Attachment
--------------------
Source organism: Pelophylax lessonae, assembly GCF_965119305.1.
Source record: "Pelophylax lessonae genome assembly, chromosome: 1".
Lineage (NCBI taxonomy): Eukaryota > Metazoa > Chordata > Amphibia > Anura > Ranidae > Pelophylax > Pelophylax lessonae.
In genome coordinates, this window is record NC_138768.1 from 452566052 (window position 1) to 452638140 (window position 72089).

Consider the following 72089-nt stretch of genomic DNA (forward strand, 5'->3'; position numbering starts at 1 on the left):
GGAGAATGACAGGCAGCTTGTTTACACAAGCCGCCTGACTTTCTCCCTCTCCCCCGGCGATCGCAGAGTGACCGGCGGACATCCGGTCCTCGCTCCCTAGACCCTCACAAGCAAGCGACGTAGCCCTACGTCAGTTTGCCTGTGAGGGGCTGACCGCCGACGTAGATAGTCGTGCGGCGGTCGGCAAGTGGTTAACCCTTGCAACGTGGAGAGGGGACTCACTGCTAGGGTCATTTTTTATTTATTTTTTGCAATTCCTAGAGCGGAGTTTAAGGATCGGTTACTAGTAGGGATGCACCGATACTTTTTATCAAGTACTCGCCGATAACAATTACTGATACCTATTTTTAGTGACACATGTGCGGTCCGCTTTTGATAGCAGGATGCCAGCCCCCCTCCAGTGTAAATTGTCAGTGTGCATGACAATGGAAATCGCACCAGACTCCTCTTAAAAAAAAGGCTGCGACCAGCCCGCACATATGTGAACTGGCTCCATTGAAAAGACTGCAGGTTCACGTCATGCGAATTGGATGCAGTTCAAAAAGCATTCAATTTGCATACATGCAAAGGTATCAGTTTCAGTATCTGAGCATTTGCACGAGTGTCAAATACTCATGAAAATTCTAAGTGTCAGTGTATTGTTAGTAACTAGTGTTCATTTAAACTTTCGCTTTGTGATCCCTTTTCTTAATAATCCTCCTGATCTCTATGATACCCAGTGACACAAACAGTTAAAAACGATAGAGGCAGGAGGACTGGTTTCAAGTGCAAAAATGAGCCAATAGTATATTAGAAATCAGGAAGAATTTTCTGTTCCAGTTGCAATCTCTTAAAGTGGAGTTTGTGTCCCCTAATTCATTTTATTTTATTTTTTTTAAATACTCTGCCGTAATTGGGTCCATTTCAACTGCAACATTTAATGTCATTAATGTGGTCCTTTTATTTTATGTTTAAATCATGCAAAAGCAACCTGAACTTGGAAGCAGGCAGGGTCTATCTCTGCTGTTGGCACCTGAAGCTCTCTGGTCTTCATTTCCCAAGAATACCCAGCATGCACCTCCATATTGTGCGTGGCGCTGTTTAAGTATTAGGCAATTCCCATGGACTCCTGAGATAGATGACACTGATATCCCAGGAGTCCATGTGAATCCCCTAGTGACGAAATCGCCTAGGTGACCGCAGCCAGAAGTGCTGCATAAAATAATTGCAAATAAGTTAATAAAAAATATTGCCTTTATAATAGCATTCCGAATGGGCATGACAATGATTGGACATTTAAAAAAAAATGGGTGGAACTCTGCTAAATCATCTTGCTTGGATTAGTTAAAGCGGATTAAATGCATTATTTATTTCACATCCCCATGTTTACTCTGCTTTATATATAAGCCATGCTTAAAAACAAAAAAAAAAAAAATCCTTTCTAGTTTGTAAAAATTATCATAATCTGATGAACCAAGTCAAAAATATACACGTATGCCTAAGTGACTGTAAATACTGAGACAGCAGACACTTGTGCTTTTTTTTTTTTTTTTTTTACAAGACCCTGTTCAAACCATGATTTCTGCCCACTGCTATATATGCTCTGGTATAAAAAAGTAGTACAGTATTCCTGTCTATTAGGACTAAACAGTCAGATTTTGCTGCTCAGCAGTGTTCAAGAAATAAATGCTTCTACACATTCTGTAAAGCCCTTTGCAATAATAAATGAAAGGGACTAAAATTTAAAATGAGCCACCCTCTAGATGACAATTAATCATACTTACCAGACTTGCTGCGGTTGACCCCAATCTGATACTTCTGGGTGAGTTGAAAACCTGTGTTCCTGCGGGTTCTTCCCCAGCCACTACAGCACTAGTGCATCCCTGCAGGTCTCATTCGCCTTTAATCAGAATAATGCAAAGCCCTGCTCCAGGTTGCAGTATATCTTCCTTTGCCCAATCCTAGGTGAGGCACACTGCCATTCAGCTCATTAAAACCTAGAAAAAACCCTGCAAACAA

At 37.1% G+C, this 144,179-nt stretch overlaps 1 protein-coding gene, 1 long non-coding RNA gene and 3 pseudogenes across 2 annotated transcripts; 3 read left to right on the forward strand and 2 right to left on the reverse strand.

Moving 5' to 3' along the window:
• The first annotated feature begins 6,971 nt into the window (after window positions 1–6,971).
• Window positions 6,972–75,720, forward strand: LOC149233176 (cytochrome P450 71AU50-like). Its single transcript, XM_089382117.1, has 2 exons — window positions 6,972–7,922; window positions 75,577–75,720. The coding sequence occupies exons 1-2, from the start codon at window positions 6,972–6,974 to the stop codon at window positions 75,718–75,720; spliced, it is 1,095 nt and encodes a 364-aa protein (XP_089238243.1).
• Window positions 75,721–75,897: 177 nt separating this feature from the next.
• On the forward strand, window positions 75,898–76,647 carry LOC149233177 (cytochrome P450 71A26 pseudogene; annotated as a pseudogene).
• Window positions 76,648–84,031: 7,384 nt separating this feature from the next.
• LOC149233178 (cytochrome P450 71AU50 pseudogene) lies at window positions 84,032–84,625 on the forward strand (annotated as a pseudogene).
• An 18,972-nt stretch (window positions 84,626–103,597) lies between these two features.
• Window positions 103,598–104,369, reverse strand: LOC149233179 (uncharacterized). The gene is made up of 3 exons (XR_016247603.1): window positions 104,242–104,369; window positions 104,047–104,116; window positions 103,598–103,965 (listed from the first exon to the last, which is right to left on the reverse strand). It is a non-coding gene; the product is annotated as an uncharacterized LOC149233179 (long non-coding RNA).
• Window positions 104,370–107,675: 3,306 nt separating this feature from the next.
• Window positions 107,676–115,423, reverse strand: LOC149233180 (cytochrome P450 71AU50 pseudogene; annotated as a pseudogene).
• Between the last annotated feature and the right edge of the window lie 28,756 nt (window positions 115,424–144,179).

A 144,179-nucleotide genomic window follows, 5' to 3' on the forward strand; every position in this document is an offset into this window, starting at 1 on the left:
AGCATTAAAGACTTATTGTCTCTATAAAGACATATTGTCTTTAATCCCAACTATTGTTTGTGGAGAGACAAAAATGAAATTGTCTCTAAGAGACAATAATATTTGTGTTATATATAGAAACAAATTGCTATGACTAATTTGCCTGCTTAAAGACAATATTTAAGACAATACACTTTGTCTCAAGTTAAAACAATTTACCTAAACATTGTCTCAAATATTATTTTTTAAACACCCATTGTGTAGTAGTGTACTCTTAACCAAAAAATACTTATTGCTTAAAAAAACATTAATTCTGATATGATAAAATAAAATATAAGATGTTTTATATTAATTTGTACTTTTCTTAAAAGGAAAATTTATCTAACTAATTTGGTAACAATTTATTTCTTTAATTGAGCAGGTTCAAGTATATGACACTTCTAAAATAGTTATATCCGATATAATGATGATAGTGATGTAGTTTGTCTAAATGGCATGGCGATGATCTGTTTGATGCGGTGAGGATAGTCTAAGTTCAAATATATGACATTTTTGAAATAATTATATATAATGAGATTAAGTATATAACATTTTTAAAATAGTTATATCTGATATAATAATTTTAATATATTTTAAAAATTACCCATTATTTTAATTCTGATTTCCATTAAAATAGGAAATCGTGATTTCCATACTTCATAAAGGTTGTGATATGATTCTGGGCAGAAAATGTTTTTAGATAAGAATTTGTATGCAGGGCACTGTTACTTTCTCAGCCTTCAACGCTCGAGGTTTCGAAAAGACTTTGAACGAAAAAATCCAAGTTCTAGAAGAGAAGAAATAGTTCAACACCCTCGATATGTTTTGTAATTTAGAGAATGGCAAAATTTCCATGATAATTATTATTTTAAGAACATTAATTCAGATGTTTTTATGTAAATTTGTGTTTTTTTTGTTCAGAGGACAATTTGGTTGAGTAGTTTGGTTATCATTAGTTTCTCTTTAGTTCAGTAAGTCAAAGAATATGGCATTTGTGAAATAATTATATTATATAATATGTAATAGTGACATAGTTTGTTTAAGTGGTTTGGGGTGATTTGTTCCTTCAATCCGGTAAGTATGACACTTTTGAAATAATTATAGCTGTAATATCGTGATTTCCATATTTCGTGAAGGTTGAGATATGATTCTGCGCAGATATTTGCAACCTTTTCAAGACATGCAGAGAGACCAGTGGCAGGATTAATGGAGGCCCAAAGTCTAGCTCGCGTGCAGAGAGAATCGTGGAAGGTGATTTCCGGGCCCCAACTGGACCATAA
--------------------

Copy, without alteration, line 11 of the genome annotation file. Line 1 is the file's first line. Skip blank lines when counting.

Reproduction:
• Window positions 75,721–75,897: 177 nt separating this feature from the next.